The versatility of this telescope was immediately demonstrated in its ability to detect a wide range of radio sources at many frequencies. An early use was as an interferometer linked to a distant telescope in order to measure the diameter of the radio sources. A subset of these sources had remarkably small diameters. These were identified as "Quasars", luminous radio emitters at the edge of the measurable universe. This discovery took the frontiers of discovery deep into the past. The same technique revealed the first gravitational lens as predicted by Einstein's theory of General Relativity.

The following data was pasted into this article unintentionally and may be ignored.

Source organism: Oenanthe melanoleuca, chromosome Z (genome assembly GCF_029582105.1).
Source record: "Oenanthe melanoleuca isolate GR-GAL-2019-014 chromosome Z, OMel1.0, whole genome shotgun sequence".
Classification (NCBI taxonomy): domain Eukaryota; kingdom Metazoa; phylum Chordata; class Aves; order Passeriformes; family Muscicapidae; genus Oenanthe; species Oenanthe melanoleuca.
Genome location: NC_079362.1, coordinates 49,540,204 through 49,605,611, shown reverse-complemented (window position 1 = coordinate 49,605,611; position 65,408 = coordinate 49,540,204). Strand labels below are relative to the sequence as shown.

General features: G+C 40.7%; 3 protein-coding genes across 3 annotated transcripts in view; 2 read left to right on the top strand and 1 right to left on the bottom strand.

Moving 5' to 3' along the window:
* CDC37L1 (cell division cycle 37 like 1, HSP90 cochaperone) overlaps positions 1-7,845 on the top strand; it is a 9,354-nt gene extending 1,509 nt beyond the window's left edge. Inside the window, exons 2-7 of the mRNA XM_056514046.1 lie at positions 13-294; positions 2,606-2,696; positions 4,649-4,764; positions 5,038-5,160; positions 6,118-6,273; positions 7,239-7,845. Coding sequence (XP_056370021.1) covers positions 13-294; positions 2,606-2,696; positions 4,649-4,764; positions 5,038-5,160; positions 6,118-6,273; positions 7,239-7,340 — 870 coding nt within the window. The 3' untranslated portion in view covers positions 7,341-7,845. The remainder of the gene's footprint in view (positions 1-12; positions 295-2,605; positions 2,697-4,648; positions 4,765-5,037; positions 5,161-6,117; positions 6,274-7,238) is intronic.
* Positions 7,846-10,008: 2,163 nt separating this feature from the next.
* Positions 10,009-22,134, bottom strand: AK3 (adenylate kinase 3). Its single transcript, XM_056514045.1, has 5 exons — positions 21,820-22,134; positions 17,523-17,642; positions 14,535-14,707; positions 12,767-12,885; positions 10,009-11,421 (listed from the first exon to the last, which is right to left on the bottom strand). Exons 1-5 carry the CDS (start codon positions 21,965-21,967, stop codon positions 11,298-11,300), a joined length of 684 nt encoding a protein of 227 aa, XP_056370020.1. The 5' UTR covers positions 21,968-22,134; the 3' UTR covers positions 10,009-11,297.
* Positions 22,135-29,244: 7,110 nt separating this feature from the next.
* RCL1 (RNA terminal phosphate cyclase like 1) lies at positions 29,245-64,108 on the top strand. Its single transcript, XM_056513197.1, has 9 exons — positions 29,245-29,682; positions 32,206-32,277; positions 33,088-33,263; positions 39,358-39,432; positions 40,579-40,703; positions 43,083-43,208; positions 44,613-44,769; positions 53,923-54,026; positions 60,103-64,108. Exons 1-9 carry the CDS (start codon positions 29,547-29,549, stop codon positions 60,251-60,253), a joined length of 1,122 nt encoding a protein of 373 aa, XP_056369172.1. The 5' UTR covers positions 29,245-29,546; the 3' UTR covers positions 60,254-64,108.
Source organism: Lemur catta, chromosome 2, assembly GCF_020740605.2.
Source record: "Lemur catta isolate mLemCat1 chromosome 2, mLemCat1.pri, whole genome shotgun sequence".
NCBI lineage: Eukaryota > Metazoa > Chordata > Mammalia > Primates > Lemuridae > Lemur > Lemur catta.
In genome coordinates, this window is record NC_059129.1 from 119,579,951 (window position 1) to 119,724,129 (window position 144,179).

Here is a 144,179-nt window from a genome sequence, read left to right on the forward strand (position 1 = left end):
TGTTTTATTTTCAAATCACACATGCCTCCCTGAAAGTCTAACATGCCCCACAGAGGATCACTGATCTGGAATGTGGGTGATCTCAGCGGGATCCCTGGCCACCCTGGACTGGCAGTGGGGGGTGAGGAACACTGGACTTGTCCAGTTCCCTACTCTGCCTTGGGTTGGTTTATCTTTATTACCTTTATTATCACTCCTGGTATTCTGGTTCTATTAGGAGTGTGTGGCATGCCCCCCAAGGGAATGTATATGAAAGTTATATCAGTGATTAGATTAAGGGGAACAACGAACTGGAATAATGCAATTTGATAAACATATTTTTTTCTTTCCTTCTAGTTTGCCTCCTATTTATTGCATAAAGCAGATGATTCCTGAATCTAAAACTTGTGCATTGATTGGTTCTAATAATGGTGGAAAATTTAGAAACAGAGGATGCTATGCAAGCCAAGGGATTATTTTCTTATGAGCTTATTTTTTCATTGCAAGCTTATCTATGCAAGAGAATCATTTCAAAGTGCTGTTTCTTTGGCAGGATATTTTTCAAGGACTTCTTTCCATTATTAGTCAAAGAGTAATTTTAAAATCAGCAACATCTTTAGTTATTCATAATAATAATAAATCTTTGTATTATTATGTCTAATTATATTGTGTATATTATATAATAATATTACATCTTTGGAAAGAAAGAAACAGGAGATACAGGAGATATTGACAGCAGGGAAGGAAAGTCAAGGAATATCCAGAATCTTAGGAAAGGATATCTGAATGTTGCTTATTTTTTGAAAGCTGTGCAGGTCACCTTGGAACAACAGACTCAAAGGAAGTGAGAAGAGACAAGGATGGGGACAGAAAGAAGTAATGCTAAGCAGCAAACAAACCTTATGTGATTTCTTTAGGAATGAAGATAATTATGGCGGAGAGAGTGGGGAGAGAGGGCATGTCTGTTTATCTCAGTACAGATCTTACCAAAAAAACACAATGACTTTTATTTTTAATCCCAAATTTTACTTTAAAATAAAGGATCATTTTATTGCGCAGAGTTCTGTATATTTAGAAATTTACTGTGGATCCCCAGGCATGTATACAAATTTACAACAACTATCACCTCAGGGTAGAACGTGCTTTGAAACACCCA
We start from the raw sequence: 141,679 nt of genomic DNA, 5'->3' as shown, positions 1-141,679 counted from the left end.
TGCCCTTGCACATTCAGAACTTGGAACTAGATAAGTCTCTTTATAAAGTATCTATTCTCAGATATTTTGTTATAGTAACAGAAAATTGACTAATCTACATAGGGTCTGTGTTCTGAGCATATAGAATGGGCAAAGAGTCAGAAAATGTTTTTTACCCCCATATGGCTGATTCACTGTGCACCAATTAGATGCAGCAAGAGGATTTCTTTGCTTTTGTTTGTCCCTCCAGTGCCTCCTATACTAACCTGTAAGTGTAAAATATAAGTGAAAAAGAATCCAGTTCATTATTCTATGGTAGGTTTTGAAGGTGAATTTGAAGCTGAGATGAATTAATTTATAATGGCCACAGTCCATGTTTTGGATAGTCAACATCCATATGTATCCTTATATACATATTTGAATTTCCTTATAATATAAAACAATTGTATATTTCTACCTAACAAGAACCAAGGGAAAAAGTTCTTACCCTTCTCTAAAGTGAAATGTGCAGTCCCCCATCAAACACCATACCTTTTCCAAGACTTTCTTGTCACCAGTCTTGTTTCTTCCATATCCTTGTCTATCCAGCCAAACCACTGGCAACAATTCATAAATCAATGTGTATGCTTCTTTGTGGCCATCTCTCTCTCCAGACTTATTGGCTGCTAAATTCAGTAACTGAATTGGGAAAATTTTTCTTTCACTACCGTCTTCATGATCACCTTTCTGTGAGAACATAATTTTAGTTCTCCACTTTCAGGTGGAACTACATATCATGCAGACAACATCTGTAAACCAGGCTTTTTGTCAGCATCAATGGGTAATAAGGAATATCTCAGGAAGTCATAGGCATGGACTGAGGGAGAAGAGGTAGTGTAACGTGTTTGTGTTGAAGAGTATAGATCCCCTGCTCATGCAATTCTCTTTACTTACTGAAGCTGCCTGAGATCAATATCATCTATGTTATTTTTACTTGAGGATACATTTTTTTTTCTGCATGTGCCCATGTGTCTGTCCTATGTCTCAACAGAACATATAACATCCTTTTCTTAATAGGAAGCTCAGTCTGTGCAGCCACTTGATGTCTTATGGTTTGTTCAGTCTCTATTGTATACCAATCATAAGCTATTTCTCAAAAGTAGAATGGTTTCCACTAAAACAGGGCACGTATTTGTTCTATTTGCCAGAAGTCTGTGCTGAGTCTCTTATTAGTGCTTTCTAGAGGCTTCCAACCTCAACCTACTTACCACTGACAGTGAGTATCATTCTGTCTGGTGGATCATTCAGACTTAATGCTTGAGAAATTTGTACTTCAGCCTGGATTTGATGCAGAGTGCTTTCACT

The 250ft telescope was resurfaced in 1970/71 so that it could operate more efficiently at higher frequencies. The resulting 21cm hydrogen line measurements established the motion of nearby galaxies relative to background galaxies, and led to the measurement of the dipole component of the Cosmic Microwave Background. Exploring the CMB takes us back to the beginning of time itself.
Lovell saw the next phase of the development of radio astronomy at Jodrell Bank was to incorporate the 250ft telescope into an interferometric array of telescopes. This approach would take advantage of the large collecting area of the 250ft telescope and the high angular resolution provided by the linked telescopes. The resulting MERLIN array (Multi Element Radio Linked Interferometer Network) consists of six telescopes linked to the 250ft telescope with a maximum baseline to Cambridge of 217km. The MERLIN array makes it possible to detect radio objects at the furthest reaches of the Universe.